A week before the Supreme Court takes on two important cases that can decide the future of same-sex marriage, former Secretary of State Hillary Clinton released a video in officially declaring her support for same-sex marriage.
"LGBT Americans are our colleagues, our teachers, our soldiers, our friends and our loved ones, and they are full and equal citizens and deserve the rights of citizenship. That includes marriage," Clinton said in the 5-minute video posted by The Human Rights campaign.
"That's why I support marriage for lesbian and gay couples. I support it personally and as a matter of policy and law."
The former secretary of state explained that defending everyone's full rights, including that of LGBT people, is what makes America a respected and trusted authority in the international community.
"I believe America is at its best when we champion the freedom and dignity of every human being. That's who we are. It's in our DNA."
Clinton, who was President Barack Obama's main rival for the Democratic presidential nomination in 2008, said – not unlike the current president – that her personal views on gay people have been shaped over time.
And much like Obama, she explained that her decision to speak out in favor of gay marriage was also guided by her Christian faith.
"I know that many in our country still struggle to reconcile the teachings of their religion, the pull of their conscience, the personal experiences they have in their families and communities. People of good will and good faith will continue to view this issue differently," Clinton stated.
She described the speed of which LGBT have gained acceptance in society as "breathtaking" compared to the women's rights and civil rights movements, but noted that the discussions and debates are far from over.
Clinton's husband, former President Bill Clinton, who signed the Defense of Marriage Act in 1996, recently said that the law is unconstitutional and should be overturned. The Supreme Court is set to review in the final week of March both DOMA and Proposition 8, the 2008 bill that banned gay marriage in California.
The former president explained that when he signed the law, America was living under "very different times."
Clinton wrote in a letter: "As the president who signed the act into law, I have come to believe that DOMA is contrary to those principles and, in fact, incompatible with our Constitution."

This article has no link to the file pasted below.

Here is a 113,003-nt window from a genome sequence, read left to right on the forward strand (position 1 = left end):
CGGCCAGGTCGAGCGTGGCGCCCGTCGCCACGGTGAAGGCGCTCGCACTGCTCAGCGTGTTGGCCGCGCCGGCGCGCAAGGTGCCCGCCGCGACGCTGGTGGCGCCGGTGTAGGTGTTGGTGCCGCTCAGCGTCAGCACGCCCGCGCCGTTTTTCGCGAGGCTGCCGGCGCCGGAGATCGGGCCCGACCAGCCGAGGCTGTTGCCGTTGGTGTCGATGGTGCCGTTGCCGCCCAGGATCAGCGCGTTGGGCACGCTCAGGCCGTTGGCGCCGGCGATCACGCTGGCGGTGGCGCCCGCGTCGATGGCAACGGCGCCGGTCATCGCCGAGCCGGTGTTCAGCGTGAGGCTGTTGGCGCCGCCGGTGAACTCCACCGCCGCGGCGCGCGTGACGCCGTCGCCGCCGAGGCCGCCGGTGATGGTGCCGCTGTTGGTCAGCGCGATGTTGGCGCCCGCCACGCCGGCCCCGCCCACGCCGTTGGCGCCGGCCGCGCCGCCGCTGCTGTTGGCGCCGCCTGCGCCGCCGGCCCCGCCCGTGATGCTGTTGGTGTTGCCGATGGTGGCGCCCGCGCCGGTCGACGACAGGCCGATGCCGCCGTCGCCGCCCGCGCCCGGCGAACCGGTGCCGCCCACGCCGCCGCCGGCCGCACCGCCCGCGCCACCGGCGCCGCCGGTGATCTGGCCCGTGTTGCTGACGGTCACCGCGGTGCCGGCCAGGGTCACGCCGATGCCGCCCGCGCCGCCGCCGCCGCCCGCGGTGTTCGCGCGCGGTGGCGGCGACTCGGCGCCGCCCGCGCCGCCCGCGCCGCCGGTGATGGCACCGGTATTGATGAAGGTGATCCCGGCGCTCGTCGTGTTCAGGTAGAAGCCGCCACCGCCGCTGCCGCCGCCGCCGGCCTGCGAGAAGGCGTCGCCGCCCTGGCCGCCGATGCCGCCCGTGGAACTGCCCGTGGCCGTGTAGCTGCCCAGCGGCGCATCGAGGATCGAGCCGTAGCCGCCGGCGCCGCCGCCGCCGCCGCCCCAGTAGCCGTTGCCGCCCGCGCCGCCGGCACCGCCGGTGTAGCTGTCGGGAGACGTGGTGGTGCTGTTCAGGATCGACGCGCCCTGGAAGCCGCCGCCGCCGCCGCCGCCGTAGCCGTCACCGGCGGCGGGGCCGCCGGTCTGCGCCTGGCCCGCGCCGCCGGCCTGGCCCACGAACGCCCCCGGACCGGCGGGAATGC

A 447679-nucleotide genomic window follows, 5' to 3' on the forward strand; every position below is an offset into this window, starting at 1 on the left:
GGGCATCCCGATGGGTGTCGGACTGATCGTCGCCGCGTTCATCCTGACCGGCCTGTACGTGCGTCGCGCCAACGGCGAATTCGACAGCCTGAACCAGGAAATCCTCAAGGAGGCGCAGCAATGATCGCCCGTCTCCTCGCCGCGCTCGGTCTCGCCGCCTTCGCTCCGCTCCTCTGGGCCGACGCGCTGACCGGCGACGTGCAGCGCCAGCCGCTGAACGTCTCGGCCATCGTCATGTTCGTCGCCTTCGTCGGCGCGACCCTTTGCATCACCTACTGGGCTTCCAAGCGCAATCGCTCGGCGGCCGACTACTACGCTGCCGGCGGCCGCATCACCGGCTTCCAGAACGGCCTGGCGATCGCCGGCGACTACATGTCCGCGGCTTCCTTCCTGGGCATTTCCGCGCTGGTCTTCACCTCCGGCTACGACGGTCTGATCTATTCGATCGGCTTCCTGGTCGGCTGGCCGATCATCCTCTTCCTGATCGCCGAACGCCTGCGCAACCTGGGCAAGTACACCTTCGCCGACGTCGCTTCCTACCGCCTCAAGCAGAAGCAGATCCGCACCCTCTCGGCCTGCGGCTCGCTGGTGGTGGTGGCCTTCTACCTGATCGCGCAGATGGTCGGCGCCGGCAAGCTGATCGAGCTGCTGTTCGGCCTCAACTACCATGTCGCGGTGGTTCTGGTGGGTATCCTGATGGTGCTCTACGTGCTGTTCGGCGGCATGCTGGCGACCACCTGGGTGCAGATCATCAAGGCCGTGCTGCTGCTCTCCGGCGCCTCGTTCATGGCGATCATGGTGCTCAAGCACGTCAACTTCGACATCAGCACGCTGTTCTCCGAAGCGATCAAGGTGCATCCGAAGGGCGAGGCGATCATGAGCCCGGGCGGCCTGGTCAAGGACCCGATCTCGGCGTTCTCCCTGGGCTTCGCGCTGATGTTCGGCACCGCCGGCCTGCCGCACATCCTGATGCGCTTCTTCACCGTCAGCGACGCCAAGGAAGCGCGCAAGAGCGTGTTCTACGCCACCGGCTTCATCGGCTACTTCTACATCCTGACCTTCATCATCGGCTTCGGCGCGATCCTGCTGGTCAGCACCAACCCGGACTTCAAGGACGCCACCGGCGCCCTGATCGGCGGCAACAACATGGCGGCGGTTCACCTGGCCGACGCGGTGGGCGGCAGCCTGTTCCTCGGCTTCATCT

A number of conservative religious groups have warned against the legalization of same-sex marriage, saying that it would have negative consequences to the establishment of the family in America.
"We should get rid of the idea that mommies can be good daddies and daddies can be good mommies," wrote author Ryan T. Anderson of What Is Marriage? Man and Woman: A Defense.
Dr. Richard D. Land, executive editor of CP, argued in an editorial that the Supreme Court should not force all 50 states to change their laws on traditional marriage, and instead allow voters to continue expressing their own views on the issue. Currently, only nine U.S. states, as well as the District of Columbia, have legalized same-sex marriage.
"If the Court were to make a similarly sweeping and divisive decision on gay marriage and seek to impose a one-size fits all solution on a deeply divided country, it would create a similarly tremendous backlash," Dr. Land wrote, referencing the 1973 Roe v. Wade decision that legalized abortion across the country, which he says only served to divide the people even more.
"Same-sex marriage would immediately return to the boiling point in American politics and the Supreme Court would become similarly controversial in ways it currently seems to abhor," he added.
Watch the Human Rights Campaign video of Hilary Clinton explaining her support for same-sex marriage below:
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